We all make mistakes. We might get blocked at the last second on a key play, or miss a pulled foot or a bobbled ball, or maybe we just zone out and miss something. The fact is, there are a hundred ways to err as an umpire. When we do, and if we’re lucky, we can fix the mistake and move on.
Unfortunately, some errors can’t be fixed. If you call “Foul!” and play stops, then you see your partner wince and notice, oops, the ball was on the line or hit the bag, or whatever. Well, when this happens everyone’s just SOL. You’re embarrassed, your partner is looking at the ground, the offended manager is hollering, but there’s nothing you can do. That’s baseball. Play on.
You may be tempted to think that you can fix things later with a “make-up” call – fudge something later to try to even the score – but don’t do it. If you do, then rather than half the people at the game convinced you’re an idiot, you’ll have everyone at the game convinced you don’t know what you’re doing.
The good news is, many of our mistakes can be fixed. And I believe emphatically that when we err we should swallow our pride, uncover the mistake, and, if possible, fix it. Not all umpires agree with this, particularly some of the old-timers, but, from the MLB on down, baseball has moved in the direction of getting the call right, whatever the cost. Super slo-mo replays and the new replay rules are helping drive this, but the upshot is, we’ve come a long ways from the days when an umpire could look a coach in the eye and say “it is what it is because that’s what I said it is!” And that’s a good thing.
Here’s something else that umpires argue about. It is my deeply held belief that the majority of ejections (the vast majority of ejections) result from a chain of events that begin with an umpire error. Now, I’m not saying that umpire errors cause ejections. I’m not saying that at all. I’m saying that the umpire error kicks off a chain of events that can lead a player, a coach, or a manager to cross that invisible line that gets them ejected. When someone is ejected, they’ve gotten themselves ejected.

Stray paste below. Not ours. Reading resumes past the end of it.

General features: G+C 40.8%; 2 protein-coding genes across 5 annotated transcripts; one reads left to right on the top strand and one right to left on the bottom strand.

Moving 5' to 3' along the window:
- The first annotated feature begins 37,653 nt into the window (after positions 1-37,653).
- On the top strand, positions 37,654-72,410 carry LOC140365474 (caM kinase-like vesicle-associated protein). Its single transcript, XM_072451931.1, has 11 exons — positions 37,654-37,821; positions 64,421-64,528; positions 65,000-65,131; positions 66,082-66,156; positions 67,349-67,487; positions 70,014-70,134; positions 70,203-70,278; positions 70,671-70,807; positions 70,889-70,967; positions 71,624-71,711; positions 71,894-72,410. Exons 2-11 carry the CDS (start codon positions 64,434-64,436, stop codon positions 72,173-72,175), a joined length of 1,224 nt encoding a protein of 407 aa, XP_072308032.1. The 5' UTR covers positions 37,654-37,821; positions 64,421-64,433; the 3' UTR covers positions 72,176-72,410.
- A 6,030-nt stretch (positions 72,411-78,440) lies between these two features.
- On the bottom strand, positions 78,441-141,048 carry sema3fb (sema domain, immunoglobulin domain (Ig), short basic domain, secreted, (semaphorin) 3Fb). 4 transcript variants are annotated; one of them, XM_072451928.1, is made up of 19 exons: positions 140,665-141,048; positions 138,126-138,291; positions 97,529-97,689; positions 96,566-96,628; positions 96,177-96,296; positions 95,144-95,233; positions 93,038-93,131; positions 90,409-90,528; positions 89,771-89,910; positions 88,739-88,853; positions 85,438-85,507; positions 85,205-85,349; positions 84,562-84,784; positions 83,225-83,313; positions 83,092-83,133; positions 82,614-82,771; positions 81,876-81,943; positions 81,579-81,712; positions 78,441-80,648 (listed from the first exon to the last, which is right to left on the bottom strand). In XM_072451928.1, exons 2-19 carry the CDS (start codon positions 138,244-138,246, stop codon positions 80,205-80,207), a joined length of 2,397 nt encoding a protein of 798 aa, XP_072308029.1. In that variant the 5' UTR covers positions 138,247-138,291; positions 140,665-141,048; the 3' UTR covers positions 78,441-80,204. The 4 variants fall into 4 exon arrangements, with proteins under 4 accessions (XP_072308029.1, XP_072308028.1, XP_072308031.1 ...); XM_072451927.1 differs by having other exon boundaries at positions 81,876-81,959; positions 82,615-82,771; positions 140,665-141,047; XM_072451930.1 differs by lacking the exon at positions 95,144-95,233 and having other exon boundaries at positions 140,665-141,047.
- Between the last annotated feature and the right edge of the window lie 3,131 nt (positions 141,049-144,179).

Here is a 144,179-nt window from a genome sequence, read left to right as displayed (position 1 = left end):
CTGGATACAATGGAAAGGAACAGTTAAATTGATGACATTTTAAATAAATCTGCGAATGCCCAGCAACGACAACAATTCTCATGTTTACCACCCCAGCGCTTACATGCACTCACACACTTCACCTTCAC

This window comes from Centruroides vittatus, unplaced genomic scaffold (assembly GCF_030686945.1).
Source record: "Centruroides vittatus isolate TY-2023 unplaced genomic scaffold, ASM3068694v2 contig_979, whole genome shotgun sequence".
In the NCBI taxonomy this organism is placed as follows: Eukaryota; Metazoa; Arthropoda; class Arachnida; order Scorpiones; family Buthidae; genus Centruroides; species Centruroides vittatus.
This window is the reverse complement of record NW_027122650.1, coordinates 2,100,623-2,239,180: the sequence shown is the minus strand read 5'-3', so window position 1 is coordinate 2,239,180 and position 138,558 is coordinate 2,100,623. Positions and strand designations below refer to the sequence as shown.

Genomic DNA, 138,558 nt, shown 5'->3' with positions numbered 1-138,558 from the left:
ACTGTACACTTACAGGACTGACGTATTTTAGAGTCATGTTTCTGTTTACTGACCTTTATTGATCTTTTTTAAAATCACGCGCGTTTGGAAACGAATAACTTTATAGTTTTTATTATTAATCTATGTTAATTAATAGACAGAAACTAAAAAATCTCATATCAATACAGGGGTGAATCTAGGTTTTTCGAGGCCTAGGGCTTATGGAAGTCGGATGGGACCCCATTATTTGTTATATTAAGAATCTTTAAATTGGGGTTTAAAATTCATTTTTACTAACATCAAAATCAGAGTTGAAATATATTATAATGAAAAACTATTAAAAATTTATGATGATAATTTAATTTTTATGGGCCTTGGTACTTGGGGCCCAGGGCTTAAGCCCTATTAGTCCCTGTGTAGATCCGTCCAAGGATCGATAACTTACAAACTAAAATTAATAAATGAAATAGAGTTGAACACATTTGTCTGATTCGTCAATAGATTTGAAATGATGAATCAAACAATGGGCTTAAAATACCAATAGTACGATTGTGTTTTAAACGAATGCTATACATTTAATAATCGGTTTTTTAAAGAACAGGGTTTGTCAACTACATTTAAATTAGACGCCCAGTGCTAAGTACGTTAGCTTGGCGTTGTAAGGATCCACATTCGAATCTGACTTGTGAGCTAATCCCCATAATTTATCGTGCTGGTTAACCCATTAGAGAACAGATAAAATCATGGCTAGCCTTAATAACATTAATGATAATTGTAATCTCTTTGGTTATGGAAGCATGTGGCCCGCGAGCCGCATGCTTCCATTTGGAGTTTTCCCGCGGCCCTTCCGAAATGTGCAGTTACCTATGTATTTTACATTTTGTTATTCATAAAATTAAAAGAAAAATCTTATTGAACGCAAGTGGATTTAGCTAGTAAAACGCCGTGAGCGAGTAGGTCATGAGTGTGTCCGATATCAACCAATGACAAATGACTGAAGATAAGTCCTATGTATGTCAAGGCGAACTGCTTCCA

What do we do when we think we’ve erred?
Error on a judgment call
By rule, no one is allowed to argue judgement calls. That said, there is a small window through which a team manager (not player, not coach, but only the manager) may approach an umpire and ask for “clarification” on a call, or that he “get help” – that is, consult with your partner. You normally wouldn’t agree to this in the case of a close play, for example, in which the manager thinks the call should go the other way. Instead, comes up in cases where there might have been a pulled foot or bobbled catch − situations in which the calling umpire may not have seen something important and decisive.
And if, in a case like this, you think you may have erred, then do it. Go to your partner. Here are some guidelines:
- By rule, no umpire can overrule another umpire [Rule 8.02(c)]. This is a critical first principle, so I’ll say it again: No umpire has the authority or the right to overrule another umpire. When you watch baseball on TV and you see the umpires come together to conference over a call and then change the call, you often hear the TV commentators say that the umpire’s call was “overruled.” But that’s not true. The commentators don’t know what they’re talking about. In the points below you’ll see how this really works.